Ask Brian: How to Install a Tankless Water Heater



Ask Brian is a weekly column by Real Estate Expert Brian Kline. If you have questions on real estate investing, DIY, home buying/selling, or other housing inquiries please email your questions to askbrian@realtybiznews.com.

Question from Mike in ID: Hello Brian. Last week our hot water tank unexpectedly stopped working. Well, may not completely unexpectedly. Over a couple of months I noticed the water was taking a long time to heat up after someone showered. I turned up the thermostat so not as many gallons of hot water would be used. Last week, when it stopped working altogether, my neighbor showed me how to change the electric heating element. Yay! We have hot water again for less than $75. However, the neighbor also pointed out the heater was manufactured more about 17 years ago. He convinced me that the entire heater should be replaced before it quits working again. He also mentioned I might want to consider installing an on-demand water heater. As you probably figured out, I’m no great mechanic. How big of a project and how would I go about converting to an on-demand water heater?

Answer: Hi Mike. Converting from a 40 gallon tank (or similar) to a tankless system isn’t terribly difficult but it’s not a beginner’s project either. It involves both basic electrical and plumbing skills. Assuming you’re going to keep it in the same location, this is more or less an intermediate level DIY project. If you already have all of the tools and materials, it should take between 3 and 4 hours. If you get your neighbor’s help, it might take as little as two hours. If you’re planning to move the heater to another location, it will take days because you’ll have to run new electric circuits and plumbing lines in the walls or under the house.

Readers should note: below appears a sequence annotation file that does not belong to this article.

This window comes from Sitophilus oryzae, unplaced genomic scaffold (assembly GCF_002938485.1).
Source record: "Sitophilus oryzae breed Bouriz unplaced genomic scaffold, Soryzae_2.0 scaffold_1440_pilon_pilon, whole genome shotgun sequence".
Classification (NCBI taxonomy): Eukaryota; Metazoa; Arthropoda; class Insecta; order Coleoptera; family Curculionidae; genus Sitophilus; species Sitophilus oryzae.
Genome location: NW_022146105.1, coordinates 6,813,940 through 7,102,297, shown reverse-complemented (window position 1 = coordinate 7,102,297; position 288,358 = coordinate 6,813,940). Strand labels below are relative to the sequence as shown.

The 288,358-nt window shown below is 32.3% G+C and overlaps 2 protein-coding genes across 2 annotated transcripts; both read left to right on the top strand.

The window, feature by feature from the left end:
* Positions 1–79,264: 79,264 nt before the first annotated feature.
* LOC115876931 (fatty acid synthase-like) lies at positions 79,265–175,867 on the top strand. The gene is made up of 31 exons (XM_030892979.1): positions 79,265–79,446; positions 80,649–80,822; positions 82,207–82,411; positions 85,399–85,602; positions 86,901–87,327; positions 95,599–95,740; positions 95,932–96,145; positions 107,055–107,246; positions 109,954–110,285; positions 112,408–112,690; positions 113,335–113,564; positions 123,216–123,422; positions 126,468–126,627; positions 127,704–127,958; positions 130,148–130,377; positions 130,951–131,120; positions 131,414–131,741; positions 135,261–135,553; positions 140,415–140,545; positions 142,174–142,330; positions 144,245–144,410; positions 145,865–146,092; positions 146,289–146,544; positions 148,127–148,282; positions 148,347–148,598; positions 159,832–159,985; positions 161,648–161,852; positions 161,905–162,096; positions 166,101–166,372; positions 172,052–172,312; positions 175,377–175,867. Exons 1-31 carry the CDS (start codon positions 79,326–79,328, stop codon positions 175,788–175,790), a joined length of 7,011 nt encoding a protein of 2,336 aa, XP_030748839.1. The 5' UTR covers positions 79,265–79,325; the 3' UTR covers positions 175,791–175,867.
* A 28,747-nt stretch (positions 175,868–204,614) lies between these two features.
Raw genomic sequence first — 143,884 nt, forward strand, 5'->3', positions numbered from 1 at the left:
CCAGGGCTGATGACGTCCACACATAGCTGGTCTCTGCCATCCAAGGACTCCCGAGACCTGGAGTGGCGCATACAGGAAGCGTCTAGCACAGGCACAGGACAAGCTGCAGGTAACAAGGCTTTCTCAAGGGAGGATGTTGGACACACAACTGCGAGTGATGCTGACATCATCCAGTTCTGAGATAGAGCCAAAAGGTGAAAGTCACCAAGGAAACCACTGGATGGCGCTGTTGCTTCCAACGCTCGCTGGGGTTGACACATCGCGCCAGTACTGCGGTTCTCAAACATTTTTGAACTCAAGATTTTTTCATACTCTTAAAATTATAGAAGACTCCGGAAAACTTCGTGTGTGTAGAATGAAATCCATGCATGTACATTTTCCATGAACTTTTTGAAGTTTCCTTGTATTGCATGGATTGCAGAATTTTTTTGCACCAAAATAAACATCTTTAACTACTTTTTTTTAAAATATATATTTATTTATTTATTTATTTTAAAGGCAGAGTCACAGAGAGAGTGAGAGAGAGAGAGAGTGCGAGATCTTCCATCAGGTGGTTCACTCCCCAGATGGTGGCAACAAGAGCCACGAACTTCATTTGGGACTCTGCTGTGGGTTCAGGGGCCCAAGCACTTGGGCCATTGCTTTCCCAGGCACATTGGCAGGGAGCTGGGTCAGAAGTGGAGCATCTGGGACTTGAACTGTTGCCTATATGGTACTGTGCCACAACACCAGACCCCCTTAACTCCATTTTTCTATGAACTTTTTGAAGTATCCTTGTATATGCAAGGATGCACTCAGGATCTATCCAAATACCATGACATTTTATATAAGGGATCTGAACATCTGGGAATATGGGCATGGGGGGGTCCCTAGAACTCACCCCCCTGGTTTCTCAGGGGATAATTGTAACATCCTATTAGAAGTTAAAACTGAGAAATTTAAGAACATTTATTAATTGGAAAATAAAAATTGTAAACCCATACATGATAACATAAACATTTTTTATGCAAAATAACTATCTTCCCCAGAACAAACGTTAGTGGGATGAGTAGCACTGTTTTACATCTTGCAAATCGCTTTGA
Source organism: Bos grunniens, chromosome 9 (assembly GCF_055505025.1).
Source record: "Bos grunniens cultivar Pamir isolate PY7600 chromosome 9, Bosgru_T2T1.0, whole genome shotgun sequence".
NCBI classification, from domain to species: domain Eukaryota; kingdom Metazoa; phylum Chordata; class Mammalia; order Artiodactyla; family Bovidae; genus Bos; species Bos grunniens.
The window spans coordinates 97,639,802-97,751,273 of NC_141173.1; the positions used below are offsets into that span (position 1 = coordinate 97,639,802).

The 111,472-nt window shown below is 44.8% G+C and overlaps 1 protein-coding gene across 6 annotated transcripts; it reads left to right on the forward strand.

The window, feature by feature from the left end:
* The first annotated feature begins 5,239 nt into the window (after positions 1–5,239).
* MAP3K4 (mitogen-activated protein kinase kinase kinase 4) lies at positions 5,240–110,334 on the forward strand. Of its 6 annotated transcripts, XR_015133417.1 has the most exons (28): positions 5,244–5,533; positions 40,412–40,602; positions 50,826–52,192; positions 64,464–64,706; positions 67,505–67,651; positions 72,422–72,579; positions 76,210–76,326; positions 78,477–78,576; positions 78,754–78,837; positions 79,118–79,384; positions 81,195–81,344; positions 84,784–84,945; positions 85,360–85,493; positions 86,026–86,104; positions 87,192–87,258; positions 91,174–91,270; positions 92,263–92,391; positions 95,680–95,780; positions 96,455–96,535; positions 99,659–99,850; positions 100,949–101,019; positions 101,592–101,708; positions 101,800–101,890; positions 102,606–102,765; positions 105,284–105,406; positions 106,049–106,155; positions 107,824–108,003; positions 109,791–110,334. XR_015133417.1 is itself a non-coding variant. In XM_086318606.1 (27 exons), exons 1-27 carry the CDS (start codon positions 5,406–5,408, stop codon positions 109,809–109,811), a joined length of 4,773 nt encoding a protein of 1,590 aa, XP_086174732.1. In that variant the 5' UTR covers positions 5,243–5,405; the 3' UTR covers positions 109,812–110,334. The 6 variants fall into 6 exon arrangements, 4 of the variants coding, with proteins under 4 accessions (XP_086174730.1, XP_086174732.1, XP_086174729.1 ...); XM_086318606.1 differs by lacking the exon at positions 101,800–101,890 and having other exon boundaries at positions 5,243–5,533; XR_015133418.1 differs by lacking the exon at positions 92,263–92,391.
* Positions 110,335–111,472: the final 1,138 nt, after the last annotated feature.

However, if you keep it in the same place, the basic electrical and plumbing is already there. Not only are you going to lower your energy bill, but also a tankless system takes up about 15 cubic feet less space. The first thing you need to do is shut off the water and electricity to your existing tank. Your main electrical box should have a dedicated circuit to the heater so that you don’t have to shut off the electricity to the entire house. But you might have to shut off the main water supply to the entire house. There’s probably a cold water valve at the hot water tank but now is a good time to shut off the main supply and replace the valve at the water tank.

Once you’re sure the electricity and water are off, you need to drain water from the lines and tank. If you have a water valve in the house that is lower than the one at the tank (maybe a bathtub or basement valve), open both the hot and cold water valves to drain water out of the lines. Next, use a garden hose to drain the water out of the existing tank to somewhere appropriate (often outside). Once the tank is empty, you want to disconnect the electric and plumbing lines from the old tank and remove the tank from where it is.

Now, you should be ready to install the new tankless water heater. The instructions that come with the tank or someone at the hardware store can tell you what other hardware you need besides what comes with the new heater. This would things be like the valve that you should replace, a new hose to connect the cold water supply to the tankless heater, a new hose connecting the hot water to the house plumbing, an a few things you might already have like new electrical nuts and plumbing tape.